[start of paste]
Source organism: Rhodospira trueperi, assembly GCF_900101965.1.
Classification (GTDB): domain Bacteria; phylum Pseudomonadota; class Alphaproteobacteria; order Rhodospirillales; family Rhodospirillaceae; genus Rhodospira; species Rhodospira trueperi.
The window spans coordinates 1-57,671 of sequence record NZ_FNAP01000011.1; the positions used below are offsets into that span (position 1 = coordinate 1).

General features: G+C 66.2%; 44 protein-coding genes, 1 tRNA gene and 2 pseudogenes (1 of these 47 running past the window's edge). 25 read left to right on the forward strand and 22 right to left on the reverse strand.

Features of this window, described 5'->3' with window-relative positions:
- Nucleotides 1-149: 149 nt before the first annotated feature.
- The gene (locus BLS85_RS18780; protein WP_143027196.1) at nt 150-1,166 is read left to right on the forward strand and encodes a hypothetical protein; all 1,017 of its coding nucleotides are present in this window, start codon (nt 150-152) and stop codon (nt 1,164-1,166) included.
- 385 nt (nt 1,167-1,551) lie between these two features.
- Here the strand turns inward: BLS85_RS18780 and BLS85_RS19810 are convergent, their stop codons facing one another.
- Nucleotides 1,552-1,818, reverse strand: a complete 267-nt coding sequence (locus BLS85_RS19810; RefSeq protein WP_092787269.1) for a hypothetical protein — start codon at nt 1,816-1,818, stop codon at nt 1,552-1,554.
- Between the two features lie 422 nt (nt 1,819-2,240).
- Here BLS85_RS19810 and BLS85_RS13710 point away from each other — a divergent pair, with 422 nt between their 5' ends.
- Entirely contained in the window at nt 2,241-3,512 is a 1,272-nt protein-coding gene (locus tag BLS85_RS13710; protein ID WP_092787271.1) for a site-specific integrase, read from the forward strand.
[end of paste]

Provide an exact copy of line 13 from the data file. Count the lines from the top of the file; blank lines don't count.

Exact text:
- Entirely contained in the window at nt 2,241-3,512 is a 1,272-nt protein-coding gene (locus tag BLS85_RS13710; protein ID WP_092787271.1) for a site-specific integrase, read from the forward strand.